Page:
Turning Tools

Turning involves a fixed and non-rotating cutter, because in turning, the workpiece spins instead of the tool. Turning tools typically consist of a replaceable insert in a turning tool body. The insert can be distinctive in a number of ways, including shape, material, coating and geometry. The shape can be round to maximize edge strength, diamond-shaped to allow a sharp point to cut fine features, square, or even octagonal to increase the number of separate edges that can be applied as one edge after another wears out. The material is typically carbide, though ceramic, cermet or diamond inserts can be applied to more demanding applications. A variety of protective coatings also help these insert materials cut faster and last longer. 
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hard machining
Article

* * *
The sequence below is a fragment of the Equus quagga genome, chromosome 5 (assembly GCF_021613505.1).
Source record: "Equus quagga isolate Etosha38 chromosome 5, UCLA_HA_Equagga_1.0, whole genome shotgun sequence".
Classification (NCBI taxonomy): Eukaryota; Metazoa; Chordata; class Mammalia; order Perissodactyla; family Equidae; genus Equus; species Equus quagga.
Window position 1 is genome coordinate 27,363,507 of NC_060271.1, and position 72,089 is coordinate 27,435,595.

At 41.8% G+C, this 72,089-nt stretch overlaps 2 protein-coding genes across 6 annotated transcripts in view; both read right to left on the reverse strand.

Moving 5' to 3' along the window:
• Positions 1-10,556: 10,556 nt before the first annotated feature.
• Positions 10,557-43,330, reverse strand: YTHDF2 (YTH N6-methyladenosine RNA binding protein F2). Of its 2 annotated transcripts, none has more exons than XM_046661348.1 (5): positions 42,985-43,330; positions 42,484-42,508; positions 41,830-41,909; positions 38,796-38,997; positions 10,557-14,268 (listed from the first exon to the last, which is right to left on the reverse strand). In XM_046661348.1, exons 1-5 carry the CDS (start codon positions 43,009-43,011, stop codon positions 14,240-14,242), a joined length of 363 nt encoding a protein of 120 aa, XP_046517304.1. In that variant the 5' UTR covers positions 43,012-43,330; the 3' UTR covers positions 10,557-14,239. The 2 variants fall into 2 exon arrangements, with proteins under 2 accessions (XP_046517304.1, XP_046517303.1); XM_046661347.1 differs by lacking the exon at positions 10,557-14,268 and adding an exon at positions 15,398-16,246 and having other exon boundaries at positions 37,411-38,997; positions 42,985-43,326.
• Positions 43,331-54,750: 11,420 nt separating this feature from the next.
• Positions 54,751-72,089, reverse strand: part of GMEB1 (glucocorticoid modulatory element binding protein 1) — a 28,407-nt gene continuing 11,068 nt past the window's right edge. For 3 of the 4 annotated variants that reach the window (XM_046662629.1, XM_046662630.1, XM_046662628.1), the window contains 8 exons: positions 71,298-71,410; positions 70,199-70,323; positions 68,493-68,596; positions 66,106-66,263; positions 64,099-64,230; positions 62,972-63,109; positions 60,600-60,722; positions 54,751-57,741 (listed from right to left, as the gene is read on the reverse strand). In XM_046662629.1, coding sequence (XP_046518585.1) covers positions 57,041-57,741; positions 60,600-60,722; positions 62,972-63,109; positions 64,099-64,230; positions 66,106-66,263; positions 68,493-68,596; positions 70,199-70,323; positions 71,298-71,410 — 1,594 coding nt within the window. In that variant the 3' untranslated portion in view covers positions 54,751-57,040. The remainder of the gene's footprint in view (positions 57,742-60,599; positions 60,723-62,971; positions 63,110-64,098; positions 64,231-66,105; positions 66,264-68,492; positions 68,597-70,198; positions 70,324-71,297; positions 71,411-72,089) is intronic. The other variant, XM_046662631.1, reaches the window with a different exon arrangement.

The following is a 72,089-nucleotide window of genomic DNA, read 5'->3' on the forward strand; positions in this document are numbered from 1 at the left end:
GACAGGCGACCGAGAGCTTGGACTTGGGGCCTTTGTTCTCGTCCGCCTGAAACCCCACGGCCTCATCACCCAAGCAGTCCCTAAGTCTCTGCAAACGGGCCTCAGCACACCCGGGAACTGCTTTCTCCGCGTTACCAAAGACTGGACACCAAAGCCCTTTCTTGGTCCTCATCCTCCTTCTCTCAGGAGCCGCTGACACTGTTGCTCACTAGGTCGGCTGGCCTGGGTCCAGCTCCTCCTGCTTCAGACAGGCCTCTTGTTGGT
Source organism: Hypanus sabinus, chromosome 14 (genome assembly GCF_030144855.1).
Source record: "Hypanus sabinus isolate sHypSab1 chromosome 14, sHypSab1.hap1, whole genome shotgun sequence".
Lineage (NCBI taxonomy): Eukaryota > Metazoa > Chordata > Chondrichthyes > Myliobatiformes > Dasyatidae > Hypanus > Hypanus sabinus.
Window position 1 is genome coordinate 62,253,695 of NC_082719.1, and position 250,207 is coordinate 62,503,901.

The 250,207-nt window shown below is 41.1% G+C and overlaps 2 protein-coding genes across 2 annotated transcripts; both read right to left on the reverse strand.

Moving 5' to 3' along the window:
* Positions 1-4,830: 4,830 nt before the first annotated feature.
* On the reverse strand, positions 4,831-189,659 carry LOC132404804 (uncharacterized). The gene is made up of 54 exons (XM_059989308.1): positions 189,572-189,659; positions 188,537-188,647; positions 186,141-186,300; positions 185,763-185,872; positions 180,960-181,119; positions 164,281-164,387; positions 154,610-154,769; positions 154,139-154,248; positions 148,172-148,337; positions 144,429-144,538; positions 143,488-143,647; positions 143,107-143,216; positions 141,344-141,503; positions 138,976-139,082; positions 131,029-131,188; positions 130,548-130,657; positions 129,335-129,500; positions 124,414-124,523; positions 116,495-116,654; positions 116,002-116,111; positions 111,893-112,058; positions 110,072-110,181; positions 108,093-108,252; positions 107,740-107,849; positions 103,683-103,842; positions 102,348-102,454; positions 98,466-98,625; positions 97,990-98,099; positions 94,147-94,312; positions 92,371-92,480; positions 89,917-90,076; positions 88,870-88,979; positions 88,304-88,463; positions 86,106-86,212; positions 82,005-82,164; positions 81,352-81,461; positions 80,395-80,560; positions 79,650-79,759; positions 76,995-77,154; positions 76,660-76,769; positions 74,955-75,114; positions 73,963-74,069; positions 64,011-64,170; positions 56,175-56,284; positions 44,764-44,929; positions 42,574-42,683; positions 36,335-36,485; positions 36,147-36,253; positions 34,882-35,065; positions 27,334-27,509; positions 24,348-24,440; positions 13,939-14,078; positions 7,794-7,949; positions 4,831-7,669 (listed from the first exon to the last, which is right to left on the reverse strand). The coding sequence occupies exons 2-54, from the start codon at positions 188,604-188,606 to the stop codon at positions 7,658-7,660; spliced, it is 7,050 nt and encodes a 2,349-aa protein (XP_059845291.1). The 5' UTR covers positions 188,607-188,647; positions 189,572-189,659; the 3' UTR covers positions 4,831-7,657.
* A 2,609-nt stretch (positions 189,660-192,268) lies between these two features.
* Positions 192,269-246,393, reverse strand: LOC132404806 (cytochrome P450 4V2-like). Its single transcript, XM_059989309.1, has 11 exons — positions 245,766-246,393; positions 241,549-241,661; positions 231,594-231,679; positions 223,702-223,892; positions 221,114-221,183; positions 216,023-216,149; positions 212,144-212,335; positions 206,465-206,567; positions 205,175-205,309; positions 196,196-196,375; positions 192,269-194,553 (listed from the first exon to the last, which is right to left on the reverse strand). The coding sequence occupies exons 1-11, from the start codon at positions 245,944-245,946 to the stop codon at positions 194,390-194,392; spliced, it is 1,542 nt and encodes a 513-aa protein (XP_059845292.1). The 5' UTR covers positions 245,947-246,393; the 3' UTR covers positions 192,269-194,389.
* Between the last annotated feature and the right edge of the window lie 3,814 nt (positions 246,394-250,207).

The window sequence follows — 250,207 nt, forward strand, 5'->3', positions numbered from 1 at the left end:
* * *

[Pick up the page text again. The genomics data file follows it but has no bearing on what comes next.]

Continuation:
Success Factors for Hard Turning

A rigid machine and hard cutting edge are the beginning. Other considerations relate to system rigidity and keeping the cutting force steady.
Feature

Tips on Breaking Chips and Controlling Burrs when Machining Automotive Transmission Components

Chip control is the bane of every shop’s existence and knowing how to consistently break chips and control burrs in ductile steels like SAE 1018, 1020, and 8620 is the holy grail of the tooling industry. When a shop experiences chip control issues, it affects their bottom line either through machine downtime, scrapped or reworked components, lost inventory due to broken tools or even employee injury.
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